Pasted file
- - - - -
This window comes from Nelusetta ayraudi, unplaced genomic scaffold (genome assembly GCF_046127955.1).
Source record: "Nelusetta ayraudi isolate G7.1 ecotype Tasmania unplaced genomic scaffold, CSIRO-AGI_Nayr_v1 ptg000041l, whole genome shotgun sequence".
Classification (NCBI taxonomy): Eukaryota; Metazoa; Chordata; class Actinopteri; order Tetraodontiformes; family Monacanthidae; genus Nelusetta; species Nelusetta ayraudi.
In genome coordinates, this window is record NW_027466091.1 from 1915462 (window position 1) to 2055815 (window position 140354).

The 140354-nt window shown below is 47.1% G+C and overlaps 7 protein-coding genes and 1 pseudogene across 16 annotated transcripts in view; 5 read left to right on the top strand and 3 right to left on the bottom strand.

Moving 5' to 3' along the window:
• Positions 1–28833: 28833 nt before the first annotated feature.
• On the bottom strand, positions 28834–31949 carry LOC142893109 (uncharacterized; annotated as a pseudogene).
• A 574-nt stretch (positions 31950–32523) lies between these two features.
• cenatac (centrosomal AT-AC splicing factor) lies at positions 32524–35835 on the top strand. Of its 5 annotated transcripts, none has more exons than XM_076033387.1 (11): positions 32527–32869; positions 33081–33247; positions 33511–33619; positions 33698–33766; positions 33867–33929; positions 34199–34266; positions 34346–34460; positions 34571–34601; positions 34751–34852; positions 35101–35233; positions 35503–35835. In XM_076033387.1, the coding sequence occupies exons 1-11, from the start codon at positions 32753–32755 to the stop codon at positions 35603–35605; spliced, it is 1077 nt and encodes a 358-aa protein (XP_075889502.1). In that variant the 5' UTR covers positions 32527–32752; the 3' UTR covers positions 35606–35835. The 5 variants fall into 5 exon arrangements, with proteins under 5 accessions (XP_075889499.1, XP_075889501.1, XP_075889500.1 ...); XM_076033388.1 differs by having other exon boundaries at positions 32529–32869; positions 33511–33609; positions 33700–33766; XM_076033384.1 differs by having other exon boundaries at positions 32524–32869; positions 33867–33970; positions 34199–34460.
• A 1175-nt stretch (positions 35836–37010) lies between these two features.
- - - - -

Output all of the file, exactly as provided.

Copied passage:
This window comes from Nelusetta ayraudi, unplaced genomic scaffold (genome assembly GCF_046127955.1).
Source record: "Nelusetta ayraudi isolate G7.1 ecotype Tasmania unplaced genomic scaffold, CSIRO-AGI_Nayr_v1 ptg000041l, whole genome shotgun sequence".
Classification (NCBI taxonomy): Eukaryota; Metazoa; Chordata; class Actinopteri; order Tetraodontiformes; family Monacanthidae; genus Nelusetta; species Nelusetta ayraudi.
In genome coordinates, this window is record NW_027466091.1 from 1915462 (window position 1) to 2055815 (window position 140354).

The 140354-nt window shown below is 47.1% G+C and overlaps 7 protein-coding genes and 1 pseudogene across 16 annotated transcripts in view; 5 read left to right on the top strand and 3 right to left on the bottom strand.

Moving 5' to 3' along the window:
• Positions 1–28833: 28833 nt before the first annotated feature.
• On the bottom strand, positions 28834–31949 carry LOC142893109 (uncharacterized; annotated as a pseudogene).
• A 574-nt stretch (positions 31950–32523) lies between these two features.
• cenatac (centrosomal AT-AC splicing factor) lies at positions 32524–35835 on the top strand. Of its 5 annotated transcripts, none has more exons than XM_076033387.1 (11): positions 32527–32869; positions 33081–33247; positions 33511–33619; positions 33698–33766; positions 33867–33929; positions 34199–34266; positions 34346–34460; positions 34571–34601; positions 34751–34852; positions 35101–35233; positions 35503–35835. In XM_076033387.1, the coding sequence occupies exons 1-11, from the start codon at positions 32753–32755 to the stop codon at positions 35603–35605; spliced, it is 1077 nt and encodes a 358-aa protein (XP_075889502.1). In that variant the 5' UTR covers positions 32527–32752; the 3' UTR covers positions 35606–35835. The 5 variants fall into 5 exon arrangements, with proteins under 5 accessions (XP_075889499.1, XP_075889501.1, XP_075889500.1 ...); XM_076033388.1 differs by having other exon boundaries at positions 32529–32869; positions 33511–33609; positions 33700–33766; XM_076033384.1 differs by having other exon boundaries at positions 32524–32869; positions 33867–33970; positions 34199–34460.
• A 1175-nt stretch (positions 35836–37010) lies between these two features.